Monday, July 15, 2013

A Rose Is a Rose, Part 1 - From Inspiration to Finished Needlework

(This post is the first in a series on designing original needlework, with tips and tricks for getting ideas out of your head and into the the finished needle art of your choice.)

Variegated Rose Framed Needlepoint
Framed Needlepoint, "Variegated Rose," from our Etsy shop
I'm often asked where I get my inspiration and how I work from idea to finished project. There is no single, simple answer to those questions. I love the rhythms of bargello and the disciplined nature of geometric designs. I even venture into abstraction occasionally. But my greatest inspiration comes from Nature. A stroll around my garden will provide me with a host of ideas. What I do with those ideas -- and how I do it -- varies greatly.

Let me give you an example. Every few days J.D. and I make a circuit of the garden to see what is newly in bloom and to plan what work needs to be done. He usually has a camera in hand. I was so enchanted with the photograph he made of a single blossom of one of our climbing roses that I immediately wanted to do a needlepoint picture of it to fit into one of a set of round wooden frames. This is how we made that happen.

Pink Rose in Annake's Garden
Pink rose from the garden
First of all, J.D. printed a color picture of the rose in a scale that would fit the frame. I asked him to do it in a square format, which translates easily to a circular one. After studying the picture, I asked him to make a black and white print and a negative print (not shown) of the same picture. I combined the two monochromatic prints to outline sections of the flower, some of which showed in the negative print but not in the positive one. I also decided what to eliminate from the background. The next step was to make a simple outline drawing of the rose, changing details here and there to get the effects I wanted. I numbered each petal and leaf segment from palest tint to darkest shade.You can see the results of these steps in my process in the accompanying photo, below.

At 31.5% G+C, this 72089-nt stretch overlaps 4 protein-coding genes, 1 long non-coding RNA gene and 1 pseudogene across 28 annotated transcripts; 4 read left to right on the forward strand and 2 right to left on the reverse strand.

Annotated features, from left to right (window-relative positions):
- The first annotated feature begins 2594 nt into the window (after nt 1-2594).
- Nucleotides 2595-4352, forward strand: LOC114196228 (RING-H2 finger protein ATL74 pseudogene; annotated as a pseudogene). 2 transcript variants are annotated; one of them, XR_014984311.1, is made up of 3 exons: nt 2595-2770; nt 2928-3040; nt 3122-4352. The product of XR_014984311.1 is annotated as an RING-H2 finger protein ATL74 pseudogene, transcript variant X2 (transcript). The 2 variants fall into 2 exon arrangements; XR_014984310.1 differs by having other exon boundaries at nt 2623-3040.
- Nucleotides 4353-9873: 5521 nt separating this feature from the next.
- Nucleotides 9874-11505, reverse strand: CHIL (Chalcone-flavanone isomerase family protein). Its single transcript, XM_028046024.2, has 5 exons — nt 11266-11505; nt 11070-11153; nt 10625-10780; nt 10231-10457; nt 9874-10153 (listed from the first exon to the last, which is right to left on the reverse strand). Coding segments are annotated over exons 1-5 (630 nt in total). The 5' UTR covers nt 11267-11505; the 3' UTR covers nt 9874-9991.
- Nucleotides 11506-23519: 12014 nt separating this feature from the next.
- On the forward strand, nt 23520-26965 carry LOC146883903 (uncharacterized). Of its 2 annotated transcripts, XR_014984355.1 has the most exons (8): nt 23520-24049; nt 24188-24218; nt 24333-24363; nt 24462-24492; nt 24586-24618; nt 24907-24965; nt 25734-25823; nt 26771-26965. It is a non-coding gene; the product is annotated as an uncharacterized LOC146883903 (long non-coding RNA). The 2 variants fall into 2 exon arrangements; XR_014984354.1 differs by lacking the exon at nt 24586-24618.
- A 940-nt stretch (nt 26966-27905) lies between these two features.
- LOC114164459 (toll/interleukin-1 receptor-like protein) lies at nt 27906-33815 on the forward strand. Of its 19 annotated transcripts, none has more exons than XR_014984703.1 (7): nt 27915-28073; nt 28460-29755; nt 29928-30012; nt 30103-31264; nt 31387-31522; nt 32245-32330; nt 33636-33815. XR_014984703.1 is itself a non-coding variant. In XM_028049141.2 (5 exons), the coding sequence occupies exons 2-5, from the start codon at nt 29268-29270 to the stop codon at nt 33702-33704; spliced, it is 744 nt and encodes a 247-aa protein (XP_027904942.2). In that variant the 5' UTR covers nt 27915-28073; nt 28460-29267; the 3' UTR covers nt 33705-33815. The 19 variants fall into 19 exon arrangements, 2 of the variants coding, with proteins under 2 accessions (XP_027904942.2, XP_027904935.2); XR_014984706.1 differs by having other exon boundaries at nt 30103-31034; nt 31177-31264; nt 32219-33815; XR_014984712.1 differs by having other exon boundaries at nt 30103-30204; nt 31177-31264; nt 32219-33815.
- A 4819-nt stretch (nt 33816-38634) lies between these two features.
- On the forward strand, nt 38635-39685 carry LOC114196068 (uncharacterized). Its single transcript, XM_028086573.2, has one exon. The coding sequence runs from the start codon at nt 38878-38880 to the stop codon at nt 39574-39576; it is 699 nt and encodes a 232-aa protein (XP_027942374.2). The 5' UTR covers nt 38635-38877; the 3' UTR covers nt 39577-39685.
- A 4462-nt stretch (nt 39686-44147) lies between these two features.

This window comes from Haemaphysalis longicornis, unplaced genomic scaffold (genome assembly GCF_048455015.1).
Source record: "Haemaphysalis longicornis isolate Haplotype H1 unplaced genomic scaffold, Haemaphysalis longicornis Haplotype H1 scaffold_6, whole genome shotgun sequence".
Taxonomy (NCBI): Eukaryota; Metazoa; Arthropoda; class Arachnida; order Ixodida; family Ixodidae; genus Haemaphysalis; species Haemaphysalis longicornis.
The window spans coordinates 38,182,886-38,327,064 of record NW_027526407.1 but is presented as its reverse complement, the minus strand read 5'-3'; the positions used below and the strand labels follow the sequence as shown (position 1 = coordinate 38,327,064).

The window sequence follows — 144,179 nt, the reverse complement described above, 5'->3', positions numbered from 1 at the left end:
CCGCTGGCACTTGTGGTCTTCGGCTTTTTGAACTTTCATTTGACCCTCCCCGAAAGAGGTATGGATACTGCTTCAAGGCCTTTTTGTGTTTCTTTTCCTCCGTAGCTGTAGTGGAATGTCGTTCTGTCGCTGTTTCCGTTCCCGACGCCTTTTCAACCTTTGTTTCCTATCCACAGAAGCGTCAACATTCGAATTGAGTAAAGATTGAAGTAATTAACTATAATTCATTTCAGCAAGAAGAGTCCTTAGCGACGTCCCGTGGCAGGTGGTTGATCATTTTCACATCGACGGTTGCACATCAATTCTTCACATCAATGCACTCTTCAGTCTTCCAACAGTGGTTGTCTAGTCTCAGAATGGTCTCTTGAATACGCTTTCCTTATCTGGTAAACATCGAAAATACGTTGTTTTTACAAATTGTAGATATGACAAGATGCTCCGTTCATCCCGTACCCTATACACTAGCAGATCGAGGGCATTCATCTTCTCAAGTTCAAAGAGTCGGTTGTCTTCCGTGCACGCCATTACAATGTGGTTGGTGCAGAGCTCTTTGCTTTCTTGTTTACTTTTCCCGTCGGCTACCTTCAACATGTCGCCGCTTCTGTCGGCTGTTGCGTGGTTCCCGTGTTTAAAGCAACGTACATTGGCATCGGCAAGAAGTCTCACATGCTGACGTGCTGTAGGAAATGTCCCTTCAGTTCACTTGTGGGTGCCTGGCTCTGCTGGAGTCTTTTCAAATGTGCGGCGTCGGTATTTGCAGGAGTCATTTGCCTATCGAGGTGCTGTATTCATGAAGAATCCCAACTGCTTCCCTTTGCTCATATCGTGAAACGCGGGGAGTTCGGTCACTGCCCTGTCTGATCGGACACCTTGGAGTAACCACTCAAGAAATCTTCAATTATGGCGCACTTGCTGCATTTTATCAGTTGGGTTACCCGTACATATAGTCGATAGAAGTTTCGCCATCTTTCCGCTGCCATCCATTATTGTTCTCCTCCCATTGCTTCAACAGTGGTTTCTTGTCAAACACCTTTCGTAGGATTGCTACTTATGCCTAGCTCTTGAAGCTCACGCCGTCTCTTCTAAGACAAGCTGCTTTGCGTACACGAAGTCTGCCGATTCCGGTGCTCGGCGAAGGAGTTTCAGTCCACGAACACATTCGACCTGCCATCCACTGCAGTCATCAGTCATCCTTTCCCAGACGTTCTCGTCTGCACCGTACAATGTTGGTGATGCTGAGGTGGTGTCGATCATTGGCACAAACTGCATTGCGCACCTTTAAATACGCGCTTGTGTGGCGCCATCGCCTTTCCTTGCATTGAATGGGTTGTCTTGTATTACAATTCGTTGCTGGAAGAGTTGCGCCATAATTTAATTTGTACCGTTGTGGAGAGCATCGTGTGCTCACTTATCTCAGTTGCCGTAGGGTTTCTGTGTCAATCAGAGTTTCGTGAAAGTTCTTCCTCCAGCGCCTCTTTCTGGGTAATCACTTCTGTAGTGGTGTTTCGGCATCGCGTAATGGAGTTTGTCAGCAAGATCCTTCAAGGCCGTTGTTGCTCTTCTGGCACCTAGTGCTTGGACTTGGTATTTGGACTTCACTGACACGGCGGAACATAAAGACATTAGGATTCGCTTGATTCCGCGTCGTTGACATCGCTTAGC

From Photo to Chart, in Stages
Stages in the design, from photo to chart
I prepared my needlepoint canvas (#14 white mono) and ran colored threads horizontally and vertically through the center. Then I centered the canvas over the drawing and traced it onto the canvas with a fine-lined permanent marker. Once it was dry, I rubbed the lines vigorously with a paper towel to pick up any bits of ink that might discolor the yarn and pulled out the centering threads.

It was time to choose the tapestry yarns for the rose and leaves. I didn't follow the colors of the photo exactly, although I kept to the values of light and shade. The yarns I chose were a little closer to lavender-pinks; therefore, the blossom has a rather cooler overall tone than the one in the photo. I often think leaves don't get the attention they deserve. I used grayed tones to match the coolness of the petals, showing more of them than actually appear in the photo.

Rose Needlepoint Closeup
Closeup, showing background and top-stitching
With the color areas of the picture completed, I filled in the background in a neutral color. Finally, I began back-stitching around certain segments with a single strand of yarn. This is traditionally done on counted cross-stitch pictures, sometimes using a single color for all the back-stitching. I prefer to use lighter, darker, or grayer yarns to emphasize the features I'm outlining. Purists won't do this sort of surface stitching on conventional tent stitch. I'm not a purist. I'll not only use back-stitching, but also any surface embroidery that will enhance the canvas work and make it match my mental vision of the piece. J.D. blocked, backed, and framed the picture. He was part of the process from beginning to end and deserves a lot of credit for its creation.